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6 of 6 people found the following review helpful
4.0 out of 5 stars The final instalment,
This review is from: New York in The '70s (MP3 Download)
Another year and another concept album from Luke Haines. Including the North Sea Scrolls collaborative effort, that's four within the past three years. A mythical re-imagining of the New York Rock 'n' Roll scene 1972-1979, lyrically this album is reminiscent of his '9½ Psychedelic Meditations on British Wrestling' album - mostly favourable and sympathetic towards the many people that he sings about but with no shortage of his usual wry observations and razor sharp one liners. Musically, Haines broadens his palette and the synths & keyboards found on his early solo work make a welcome return. Loads of name-checks, including Lou Reed (so good he names him twice and also mimics 1975's 'Lou Reed Live' for the album's cover), Suicide's Alan Vegas, The New York Dolls, Johnny Thunders, CBGB, Max's Kansas City, writer and sometime musician Jim Carroll and even Dorset's very own Cerne Abbas Man. This is the final instalment of Haines' psychedelic concept trilogy and it's the second best of the three, just behind the wrestling one. It'll be interesting to hear what he does next.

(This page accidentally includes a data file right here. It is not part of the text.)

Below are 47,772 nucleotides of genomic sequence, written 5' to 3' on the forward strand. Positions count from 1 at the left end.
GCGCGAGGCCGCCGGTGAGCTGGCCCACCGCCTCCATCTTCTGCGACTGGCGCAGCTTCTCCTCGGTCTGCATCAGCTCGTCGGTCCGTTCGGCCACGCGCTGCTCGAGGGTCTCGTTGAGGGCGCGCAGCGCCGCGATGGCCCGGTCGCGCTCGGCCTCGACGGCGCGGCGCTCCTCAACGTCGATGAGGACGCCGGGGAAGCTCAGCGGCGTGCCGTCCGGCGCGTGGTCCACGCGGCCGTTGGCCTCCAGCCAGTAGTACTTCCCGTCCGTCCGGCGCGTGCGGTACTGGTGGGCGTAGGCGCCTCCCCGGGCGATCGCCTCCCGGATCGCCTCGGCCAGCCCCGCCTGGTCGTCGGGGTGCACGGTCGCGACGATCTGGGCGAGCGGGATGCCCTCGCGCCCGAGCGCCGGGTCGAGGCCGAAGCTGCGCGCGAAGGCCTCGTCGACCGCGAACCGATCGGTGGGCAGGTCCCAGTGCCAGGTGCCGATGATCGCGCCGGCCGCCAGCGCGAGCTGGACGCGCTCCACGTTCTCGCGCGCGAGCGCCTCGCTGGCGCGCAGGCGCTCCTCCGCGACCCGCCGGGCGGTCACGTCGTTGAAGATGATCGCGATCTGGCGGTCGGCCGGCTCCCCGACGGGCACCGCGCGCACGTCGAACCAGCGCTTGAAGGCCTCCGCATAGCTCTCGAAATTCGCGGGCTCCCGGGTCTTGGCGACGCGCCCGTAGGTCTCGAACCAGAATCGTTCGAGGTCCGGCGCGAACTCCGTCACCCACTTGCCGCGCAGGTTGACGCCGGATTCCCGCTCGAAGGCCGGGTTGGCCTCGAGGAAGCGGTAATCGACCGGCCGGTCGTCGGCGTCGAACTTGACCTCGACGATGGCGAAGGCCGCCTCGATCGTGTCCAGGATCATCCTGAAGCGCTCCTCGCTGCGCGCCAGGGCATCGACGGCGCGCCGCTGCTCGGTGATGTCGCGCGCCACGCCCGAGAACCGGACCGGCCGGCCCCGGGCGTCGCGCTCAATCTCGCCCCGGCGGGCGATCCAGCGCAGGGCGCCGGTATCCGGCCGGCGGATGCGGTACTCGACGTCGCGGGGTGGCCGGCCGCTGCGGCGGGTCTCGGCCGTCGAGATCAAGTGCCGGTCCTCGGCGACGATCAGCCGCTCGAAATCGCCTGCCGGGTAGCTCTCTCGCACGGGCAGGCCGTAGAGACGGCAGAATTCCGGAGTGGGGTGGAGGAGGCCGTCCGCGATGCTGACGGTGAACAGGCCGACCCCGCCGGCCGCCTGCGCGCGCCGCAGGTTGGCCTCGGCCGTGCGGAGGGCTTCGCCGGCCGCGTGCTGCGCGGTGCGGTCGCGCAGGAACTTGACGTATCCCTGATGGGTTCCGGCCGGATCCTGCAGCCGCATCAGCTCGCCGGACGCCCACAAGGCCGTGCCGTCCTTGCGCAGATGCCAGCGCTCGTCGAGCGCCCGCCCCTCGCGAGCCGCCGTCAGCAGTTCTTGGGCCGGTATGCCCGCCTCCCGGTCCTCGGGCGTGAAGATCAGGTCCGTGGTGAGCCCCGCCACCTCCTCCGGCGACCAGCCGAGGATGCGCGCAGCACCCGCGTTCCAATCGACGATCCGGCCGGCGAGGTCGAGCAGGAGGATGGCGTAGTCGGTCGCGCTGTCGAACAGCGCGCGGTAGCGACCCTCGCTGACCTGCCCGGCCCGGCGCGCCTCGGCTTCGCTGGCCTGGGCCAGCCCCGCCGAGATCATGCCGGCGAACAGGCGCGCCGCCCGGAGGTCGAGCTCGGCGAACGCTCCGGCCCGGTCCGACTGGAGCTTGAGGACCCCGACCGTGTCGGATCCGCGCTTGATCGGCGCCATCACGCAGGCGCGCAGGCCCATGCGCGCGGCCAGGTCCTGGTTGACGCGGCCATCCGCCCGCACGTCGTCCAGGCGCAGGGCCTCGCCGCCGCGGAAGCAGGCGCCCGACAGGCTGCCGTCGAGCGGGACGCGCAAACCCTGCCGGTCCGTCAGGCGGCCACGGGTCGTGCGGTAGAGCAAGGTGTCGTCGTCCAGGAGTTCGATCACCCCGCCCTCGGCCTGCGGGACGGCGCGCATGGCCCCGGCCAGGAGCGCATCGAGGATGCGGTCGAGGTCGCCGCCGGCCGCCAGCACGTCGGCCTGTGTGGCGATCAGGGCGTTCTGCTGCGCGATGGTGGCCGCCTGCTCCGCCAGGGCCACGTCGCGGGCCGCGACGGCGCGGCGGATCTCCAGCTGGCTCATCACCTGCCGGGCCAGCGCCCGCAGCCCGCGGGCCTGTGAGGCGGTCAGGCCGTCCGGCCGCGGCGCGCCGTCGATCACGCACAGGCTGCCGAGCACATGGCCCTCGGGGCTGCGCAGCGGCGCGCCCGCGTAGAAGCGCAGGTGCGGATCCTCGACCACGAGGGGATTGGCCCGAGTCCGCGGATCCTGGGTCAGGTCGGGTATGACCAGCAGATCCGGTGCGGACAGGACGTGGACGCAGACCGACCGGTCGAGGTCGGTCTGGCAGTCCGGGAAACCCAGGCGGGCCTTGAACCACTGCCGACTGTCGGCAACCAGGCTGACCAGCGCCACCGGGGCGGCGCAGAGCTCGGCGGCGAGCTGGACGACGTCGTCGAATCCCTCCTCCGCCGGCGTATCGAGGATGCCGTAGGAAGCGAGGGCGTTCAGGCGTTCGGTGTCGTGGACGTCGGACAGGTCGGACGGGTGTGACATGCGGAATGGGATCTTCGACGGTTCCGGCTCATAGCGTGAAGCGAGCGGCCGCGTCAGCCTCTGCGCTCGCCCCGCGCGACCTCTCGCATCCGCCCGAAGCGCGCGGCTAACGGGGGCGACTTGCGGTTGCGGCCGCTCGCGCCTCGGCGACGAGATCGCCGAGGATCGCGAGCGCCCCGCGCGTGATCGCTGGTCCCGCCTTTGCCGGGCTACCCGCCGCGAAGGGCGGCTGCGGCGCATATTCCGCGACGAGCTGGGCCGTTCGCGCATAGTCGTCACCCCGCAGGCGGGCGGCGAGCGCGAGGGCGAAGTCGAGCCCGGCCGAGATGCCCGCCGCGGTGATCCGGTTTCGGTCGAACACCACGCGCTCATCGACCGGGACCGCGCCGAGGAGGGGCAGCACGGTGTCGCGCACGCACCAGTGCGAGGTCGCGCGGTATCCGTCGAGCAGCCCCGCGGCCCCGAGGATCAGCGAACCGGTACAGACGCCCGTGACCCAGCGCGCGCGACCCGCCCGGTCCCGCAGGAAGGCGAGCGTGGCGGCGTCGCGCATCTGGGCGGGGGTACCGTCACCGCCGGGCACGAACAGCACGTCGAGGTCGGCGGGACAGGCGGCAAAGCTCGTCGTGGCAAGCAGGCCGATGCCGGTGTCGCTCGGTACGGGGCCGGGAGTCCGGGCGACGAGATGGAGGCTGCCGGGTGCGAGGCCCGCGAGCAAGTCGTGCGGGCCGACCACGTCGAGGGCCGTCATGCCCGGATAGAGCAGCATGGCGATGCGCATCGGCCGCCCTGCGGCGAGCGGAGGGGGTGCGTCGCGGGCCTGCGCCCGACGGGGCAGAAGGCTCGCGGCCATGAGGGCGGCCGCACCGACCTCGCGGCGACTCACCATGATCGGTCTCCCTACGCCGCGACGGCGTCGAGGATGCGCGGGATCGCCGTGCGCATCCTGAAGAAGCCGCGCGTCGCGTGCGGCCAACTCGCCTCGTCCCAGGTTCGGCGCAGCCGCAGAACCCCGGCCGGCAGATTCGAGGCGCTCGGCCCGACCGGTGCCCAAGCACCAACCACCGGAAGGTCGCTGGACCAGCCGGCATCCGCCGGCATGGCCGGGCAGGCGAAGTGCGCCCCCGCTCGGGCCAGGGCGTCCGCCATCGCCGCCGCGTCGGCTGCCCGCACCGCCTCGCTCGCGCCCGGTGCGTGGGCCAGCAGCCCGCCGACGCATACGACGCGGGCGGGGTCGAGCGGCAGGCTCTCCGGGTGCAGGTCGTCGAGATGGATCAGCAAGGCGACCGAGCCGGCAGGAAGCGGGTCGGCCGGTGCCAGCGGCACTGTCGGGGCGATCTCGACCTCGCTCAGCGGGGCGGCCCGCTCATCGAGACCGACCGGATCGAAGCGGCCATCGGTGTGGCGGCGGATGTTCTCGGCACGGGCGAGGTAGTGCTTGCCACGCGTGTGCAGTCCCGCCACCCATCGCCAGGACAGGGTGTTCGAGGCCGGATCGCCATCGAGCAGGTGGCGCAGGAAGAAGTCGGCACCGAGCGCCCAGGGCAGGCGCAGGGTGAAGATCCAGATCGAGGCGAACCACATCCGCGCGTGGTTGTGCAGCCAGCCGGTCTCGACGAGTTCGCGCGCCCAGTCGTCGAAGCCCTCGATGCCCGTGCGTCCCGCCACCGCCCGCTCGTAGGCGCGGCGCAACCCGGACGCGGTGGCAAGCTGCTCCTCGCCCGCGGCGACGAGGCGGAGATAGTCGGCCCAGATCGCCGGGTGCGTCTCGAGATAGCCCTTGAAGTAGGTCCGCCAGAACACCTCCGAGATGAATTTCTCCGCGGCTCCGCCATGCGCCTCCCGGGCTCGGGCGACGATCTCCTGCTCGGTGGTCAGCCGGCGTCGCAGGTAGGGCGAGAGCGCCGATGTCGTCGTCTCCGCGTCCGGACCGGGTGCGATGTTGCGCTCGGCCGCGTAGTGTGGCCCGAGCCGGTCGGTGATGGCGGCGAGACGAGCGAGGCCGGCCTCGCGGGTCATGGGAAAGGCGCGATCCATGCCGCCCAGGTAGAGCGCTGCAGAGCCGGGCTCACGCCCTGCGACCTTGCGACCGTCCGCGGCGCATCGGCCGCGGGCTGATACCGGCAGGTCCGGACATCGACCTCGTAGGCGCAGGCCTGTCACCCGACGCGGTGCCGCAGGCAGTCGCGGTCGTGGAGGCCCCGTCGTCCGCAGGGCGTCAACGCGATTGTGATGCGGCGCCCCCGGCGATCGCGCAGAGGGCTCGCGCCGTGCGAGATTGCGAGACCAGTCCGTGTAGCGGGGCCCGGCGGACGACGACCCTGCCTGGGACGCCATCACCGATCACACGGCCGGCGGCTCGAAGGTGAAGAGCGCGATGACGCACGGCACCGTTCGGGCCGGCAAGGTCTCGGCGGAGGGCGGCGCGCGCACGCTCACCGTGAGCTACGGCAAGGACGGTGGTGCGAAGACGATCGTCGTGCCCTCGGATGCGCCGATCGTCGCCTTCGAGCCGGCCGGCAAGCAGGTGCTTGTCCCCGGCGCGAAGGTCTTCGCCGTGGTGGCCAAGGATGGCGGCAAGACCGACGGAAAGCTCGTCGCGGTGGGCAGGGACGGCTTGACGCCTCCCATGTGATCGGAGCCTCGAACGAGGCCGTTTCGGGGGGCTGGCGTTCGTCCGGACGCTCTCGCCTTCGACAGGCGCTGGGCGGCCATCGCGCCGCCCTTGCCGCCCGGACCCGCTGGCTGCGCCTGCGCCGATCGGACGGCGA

1 of 1 people found the following review helpful
4.0 out of 5 stars Another enjoyable album from the wonderful and fertile mind of Mr Haines,
Luke Haines latest album, "New York In The '70s", was released on Cherry Red on Monday 26 May 2014, and is the final part of his three part psychedelic trilogy.
The trilogy started with 2011's "9 1/2 Psychedelic Meditations on British Wrestling of the 1970s and Early '80s", continued with 2013's "Rock And Roll Animals", and now here's "New York In The '70s".
If you enjoyed either of the other two albums (my personal favourite being "9 1/2 Psychedelic Meditations on British Wrestling of the 1970s and Early '80s") then it's fair to say you will enjoy this one too.